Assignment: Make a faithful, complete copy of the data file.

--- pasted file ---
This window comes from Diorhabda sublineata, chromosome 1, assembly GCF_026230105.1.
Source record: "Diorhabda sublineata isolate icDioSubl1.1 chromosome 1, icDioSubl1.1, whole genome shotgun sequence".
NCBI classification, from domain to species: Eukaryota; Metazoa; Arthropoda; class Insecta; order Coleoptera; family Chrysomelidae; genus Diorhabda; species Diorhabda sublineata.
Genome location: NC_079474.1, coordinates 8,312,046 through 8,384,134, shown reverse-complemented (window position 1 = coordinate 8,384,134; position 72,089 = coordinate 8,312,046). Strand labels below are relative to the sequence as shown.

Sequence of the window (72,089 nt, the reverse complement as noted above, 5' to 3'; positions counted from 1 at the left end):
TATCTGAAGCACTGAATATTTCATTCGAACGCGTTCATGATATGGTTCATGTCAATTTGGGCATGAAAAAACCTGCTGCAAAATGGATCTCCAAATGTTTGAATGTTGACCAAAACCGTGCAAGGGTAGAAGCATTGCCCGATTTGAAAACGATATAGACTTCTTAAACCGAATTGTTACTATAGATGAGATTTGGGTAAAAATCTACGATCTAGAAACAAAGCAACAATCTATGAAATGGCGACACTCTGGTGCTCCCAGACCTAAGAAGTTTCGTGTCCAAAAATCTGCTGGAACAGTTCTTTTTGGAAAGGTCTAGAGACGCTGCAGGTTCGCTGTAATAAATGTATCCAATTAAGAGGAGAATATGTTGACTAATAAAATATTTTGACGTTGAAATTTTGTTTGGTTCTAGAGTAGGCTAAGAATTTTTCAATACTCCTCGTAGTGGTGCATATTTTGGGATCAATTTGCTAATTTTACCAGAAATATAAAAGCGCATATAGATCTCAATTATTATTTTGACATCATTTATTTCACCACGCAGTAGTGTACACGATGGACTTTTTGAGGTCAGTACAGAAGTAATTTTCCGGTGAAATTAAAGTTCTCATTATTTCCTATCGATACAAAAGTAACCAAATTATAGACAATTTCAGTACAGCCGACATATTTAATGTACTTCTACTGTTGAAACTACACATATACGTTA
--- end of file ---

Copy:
This window comes from Diorhabda sublineata, chromosome 1, assembly GCF_026230105.1.
Source record: "Diorhabda sublineata isolate icDioSubl1.1 chromosome 1, icDioSubl1.1, whole genome shotgun sequence".
NCBI classification, from domain to species: Eukaryota; Metazoa; Arthropoda; class Insecta; order Coleoptera; family Chrysomelidae; genus Diorhabda; species Diorhabda sublineata.
Genome location: NC_079474.1, coordinates 8,312,046 through 8,384,134, shown reverse-complemented (window position 1 = coordinate 8,384,134; position 72,089 = coordinate 8,312,046). Strand labels below are relative to the sequence as shown.

Sequence of the window (72,089 nt, the reverse complement as noted above, 5' to 3'; positions counted from 1 at the left end):
TATCTGAAGCACTGAATATTTCATTCGAACGCGTTCATGATATGGTTCATGTCAATTTGGGCATGAAAAAACCTGCTGCAAAATGGATCTCCAAATGTTTGAATGTTGACCAAAACCGTGCAAGGGTAGAAGCATTGCCCGATTTGAAAACGATATAGACTTCTTAAACCGAATTGTTACTATAGATGAGATTTGGGTAAAAATCTACGATCTAGAAACAAAGCAACAATCTATGAAATGGCGACACTCTGGTGCTCCCAGACCTAAGAAGTTTCGTGTCCAAAAATCTGCTGGAACAGTTCTTTTTGGAAAGGTCTAGAGACGCTGCAGGTTCGCTGTAATAAATGTATCCAATTAAGAGGAGAATATGTTGACTAATAAAATATTTTGACGTTGAAATTTTGTTTGGTTCTAGAGTAGGCTAAGAATTTTTCAATACTCCTCGTAGTGGTGCATATTTTGGGATCAATTTGCTAATTTTACCAGAAATATAAAAGCGCATATAGATCTCAATTATTATTTTGACATCATTTATTTCACCACGCAGTAGTGTACACGATGGACTTTTTGAGGTCAGTACAGAAGTAATTTTCCGGTGAAATTAAAGTTCTCATTATTTCCTATCGATACAAAAGTAACCAAATTATAGACAATTTCAGTACAGCCGACATATTTAATGTACTTCTACTGTTGAAACTACACATATACGTTA